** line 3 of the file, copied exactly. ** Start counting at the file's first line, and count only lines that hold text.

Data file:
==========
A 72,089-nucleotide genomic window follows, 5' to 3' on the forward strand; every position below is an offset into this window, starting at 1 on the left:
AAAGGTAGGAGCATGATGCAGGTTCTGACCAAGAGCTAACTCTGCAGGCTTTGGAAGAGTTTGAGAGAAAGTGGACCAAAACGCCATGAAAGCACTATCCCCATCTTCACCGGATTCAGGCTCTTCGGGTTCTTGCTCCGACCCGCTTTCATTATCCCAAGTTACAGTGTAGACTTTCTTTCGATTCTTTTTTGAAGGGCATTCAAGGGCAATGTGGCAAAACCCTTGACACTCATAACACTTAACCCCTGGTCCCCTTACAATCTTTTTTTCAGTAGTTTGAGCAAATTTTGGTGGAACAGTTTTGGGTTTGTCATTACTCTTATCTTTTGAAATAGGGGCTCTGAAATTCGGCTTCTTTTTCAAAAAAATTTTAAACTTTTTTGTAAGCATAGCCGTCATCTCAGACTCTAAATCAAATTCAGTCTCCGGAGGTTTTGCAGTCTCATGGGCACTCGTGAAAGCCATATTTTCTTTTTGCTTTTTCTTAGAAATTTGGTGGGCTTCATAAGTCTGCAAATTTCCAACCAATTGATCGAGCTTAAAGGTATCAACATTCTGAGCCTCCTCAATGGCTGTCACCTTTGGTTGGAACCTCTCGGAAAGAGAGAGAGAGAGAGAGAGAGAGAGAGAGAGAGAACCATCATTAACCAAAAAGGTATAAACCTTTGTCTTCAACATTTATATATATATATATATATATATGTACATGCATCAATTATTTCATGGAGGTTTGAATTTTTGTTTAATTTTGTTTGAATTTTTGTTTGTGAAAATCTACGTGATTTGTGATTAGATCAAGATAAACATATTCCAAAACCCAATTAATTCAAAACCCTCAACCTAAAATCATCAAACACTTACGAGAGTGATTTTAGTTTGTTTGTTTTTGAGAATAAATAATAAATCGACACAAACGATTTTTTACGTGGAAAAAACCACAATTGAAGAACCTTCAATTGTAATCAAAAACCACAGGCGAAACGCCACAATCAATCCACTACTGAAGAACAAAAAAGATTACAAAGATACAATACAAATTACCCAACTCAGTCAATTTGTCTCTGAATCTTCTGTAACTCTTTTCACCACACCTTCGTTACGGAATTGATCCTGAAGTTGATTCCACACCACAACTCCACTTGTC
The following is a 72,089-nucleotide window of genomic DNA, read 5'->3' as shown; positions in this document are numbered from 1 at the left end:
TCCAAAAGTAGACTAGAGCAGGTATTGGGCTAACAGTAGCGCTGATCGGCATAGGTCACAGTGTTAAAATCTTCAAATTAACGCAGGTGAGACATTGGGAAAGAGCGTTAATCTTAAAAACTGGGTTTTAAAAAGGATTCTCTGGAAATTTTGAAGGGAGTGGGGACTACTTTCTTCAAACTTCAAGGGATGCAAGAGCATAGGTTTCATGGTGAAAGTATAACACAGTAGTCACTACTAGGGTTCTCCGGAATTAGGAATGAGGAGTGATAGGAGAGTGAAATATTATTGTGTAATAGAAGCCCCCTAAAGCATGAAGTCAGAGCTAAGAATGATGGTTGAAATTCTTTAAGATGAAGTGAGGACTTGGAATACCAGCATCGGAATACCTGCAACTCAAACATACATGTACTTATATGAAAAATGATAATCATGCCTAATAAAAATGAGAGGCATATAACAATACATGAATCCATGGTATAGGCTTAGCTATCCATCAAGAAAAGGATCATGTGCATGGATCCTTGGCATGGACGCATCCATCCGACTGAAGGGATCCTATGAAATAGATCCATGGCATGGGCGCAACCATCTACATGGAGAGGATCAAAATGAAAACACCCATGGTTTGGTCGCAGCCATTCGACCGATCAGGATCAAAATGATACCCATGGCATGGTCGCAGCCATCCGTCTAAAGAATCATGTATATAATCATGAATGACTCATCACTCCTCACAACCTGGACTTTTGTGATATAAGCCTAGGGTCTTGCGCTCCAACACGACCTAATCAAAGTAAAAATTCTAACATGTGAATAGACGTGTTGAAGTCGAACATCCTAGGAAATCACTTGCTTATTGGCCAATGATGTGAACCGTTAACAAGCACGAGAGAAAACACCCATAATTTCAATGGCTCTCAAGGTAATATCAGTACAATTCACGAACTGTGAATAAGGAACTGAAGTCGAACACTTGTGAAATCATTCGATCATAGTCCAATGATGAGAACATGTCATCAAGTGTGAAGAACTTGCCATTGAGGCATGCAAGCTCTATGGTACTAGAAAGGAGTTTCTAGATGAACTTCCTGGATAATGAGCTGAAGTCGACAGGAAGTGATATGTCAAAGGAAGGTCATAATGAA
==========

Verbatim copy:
The following is a 72,089-nucleotide window of genomic DNA, read 5'->3' as shown; positions in this document are numbered from 1 at the left end: